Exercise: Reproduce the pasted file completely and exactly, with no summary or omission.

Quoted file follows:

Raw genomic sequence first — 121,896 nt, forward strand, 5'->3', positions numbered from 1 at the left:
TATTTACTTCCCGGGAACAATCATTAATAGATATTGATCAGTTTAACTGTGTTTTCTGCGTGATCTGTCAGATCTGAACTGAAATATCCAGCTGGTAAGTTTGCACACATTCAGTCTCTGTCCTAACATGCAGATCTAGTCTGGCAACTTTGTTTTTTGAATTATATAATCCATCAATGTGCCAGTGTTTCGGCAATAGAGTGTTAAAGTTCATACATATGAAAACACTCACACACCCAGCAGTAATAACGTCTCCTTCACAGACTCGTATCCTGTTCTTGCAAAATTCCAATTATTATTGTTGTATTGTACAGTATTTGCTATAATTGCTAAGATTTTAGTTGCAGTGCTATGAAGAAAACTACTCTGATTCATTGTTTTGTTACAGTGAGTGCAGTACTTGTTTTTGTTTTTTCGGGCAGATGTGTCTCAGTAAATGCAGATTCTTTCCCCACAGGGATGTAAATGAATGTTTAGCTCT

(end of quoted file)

Raw genomic sequence first — 121,896 nt, forward strand, 5'->3', positions numbered from 1 at the left:
TATTTACTTCCCGGGAACAATCATTAATAGATATTGATCAGTTTAACTGTGTTTTCTGCGTGATCTGTCAGATCTGAACTGAAATATCCAGCTGGTAAGTTTGCACACATTCAGTCTCTGTCCTAACATGCAGATCTAGTCTGGCAACTTTGTTTTTTGAATTATATAATCCATCAATGTGCCAGTGTTTCGGCAATAGAGTGTTAAAGTTCATACATATGAAAACACTCACACACCCAGCAGTAATAACGTCTCCTTCACAGACTCGTATCCTGTTCTTGCAAAATTCCAATTATTATTGTTGTATTGTACAGTATTTGCTATAATTGCTAAGATTTTAGTTGCAGTGCTATGAAGAAAACTACTCTGATTCATTGTTTTGTTACAGTGAGTGCAGTACTTGTTTTTGTTTTTTCGGGCAGATGTGTCTCAGTAAATGCAGATTCTTTCCCCACAGGGATGTAAATGAATGTTTAGCTCT